Even as a young man he was very much interested in, and fascinated by, nature and its mysteries. While planning his experiments with pea plants, he would study in advance the results of the experiments carried out by his predecessors. He knew it was going to be a challenging task and he would prepare meticulously for all experiments. His choice of pea plants was not a coincidence as he was well aware of their characteristics.
It took him two years to prepare, study and select the most suitable varieties. He would come up with hypotheses and test them extensively via complex experiments, recording everything in the greatest detail. Even though the outcomes confirmed the hypotheses, he would carry out further experiments. They were very complex and tool ten years (including the preparation of materials). It has been estimated that he analysed more than 27,000 plants. In 1865 he presented the outcomes of his experiments at two meetings of his association and published them in its journal.
Mendel was a genius, and his work Experiments in Plant Hybridisation is an example of top science even today. He was very much focused on discovering the principles of inheritance, and he would keep proving individual hypotheses over and over. He would use his knowledge in botany, maths of physics. Despite the fact that nobody really understood the principle and significance of his experiments in plant crossbreeding and his work was largely ignored, he remained focused on this topic until his death. He was certain that the results of his experiments in inheritance were accurate and generally valid and that they will eventually be appreciated.
Mendel was equally meticulous in other fields of science, including meteorology, beekeeping or pomiculture. Analytical thinking and detail-oriented approach were very much useful in the implementation of new knowledge and discoveries.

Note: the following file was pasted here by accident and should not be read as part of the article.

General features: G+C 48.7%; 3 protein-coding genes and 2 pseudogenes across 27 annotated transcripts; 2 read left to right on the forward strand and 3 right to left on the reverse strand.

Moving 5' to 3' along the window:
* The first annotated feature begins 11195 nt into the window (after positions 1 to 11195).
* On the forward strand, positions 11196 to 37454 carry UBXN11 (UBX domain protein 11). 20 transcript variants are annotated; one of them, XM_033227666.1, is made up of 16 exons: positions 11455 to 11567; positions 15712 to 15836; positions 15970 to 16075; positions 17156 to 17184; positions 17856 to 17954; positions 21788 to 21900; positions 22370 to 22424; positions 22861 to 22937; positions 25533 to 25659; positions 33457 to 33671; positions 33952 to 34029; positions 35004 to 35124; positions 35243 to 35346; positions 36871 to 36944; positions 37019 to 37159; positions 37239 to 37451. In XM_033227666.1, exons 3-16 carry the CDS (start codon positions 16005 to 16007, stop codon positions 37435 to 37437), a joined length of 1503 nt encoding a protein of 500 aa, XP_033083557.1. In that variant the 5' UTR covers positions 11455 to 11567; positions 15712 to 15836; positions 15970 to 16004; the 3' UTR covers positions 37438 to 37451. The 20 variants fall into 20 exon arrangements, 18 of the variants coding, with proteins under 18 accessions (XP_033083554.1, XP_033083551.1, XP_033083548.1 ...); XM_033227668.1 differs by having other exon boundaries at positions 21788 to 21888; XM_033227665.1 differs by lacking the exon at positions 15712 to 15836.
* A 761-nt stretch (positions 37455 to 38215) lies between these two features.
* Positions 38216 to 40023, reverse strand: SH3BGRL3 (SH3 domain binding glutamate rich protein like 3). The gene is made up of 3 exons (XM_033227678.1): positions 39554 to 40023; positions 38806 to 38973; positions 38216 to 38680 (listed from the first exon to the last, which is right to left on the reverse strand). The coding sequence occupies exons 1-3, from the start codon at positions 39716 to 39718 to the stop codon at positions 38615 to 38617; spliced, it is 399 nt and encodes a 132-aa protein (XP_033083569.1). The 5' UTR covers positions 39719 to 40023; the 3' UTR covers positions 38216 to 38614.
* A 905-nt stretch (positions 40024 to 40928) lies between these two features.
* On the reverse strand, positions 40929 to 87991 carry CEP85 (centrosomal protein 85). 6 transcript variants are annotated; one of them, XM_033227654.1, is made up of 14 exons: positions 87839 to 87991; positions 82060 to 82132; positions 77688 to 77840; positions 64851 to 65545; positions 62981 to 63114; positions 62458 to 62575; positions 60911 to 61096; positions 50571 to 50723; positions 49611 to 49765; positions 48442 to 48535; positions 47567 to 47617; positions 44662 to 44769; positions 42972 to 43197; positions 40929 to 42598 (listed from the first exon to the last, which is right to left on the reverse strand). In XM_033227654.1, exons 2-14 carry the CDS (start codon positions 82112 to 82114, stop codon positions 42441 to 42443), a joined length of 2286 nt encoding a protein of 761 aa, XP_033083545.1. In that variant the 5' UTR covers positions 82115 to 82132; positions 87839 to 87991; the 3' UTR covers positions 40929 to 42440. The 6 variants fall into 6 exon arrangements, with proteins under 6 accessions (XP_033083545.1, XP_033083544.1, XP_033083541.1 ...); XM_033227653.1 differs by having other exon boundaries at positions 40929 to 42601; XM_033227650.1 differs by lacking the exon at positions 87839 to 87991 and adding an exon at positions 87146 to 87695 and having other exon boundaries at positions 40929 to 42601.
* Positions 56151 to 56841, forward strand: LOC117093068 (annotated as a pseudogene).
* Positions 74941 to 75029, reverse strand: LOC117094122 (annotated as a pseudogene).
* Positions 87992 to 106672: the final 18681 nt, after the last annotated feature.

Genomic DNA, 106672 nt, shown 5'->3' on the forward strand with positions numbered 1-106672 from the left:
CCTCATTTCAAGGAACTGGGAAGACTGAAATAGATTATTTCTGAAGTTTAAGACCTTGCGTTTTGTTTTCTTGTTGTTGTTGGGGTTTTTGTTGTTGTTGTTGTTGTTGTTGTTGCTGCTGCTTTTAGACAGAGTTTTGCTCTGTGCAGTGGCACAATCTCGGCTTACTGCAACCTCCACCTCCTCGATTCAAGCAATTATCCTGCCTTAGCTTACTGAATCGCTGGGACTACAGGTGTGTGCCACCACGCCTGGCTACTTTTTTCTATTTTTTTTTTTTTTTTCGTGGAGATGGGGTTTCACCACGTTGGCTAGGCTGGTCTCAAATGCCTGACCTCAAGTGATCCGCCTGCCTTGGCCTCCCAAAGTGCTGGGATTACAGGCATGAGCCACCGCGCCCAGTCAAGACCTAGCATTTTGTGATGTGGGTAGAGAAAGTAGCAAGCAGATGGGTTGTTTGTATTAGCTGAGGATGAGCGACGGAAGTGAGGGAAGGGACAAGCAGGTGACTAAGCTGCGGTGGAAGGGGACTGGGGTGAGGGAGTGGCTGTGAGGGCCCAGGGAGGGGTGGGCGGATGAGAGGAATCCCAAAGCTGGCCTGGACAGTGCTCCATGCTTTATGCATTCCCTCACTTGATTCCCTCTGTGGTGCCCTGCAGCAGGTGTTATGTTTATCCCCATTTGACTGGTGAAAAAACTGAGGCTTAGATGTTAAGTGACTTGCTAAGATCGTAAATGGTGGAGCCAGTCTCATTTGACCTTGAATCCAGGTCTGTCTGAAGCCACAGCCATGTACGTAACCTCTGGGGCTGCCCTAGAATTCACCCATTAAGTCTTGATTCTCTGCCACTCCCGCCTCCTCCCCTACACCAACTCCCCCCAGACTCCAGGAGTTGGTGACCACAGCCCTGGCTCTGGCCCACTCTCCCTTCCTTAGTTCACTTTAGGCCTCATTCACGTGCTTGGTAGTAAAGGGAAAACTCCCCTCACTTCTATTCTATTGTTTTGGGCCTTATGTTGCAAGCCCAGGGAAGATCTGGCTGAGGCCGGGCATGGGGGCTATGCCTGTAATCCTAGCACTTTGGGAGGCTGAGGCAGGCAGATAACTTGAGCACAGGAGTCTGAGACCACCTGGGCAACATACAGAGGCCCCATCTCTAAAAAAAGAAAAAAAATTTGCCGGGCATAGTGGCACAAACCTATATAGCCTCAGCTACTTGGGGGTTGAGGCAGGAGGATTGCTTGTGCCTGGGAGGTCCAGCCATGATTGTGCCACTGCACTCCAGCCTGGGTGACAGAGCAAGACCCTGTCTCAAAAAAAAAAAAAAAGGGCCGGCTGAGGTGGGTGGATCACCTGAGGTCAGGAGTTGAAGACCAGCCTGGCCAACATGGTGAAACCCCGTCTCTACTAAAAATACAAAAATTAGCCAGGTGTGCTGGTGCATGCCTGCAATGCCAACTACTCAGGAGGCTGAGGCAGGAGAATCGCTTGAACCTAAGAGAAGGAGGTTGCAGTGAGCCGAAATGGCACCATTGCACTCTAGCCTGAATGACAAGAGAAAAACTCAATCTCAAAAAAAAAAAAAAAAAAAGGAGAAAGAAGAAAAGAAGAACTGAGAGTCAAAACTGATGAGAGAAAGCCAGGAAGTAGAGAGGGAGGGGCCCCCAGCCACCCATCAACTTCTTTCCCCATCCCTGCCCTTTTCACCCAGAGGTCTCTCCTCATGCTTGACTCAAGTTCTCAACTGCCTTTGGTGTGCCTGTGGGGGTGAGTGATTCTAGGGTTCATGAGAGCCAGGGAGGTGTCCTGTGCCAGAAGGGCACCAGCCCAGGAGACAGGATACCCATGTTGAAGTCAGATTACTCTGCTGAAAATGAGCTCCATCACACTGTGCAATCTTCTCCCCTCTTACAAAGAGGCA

Philanthropic and generous
Mendel loved his family. His correspondence written in Brno or Vienna offers plenty of evidence of his close relationship with his mother. He was also very generous. He never forgot his younger sister Terezie’s generosity that helped him study; later, as his own financial situation improved, he financially supported her three sons during their studies. In 1868 when a new abbot was about to be appointed (and Mendel was among the candidates) he was aware of the potential improvement of his financial situation, and how it would helped his loved ones. Upon leaving the family’s house shortly before the appointment, he told his family: “Pray for me, kids, because if I am prelate, I will be able to do more for you”.
Thousands of people attended his funeral march to the Brno central cemetery. In addition to public officials and clergy many low-income people came to pay respects for whom the generous Mendel was often the only donor, supporter or even saviour.
V. Orel: Gregor Mendel a počátky genetiky, Academia, 2003.
Folia Mendeliana, Acta Musei Moraviae, MZM Brno, various editions.
You can listen to the complete podcasts entitled Mendel - The Man, in which Jiřina Relichová talks about J. G. Mendel, on the website of the Faculty of Science of MU.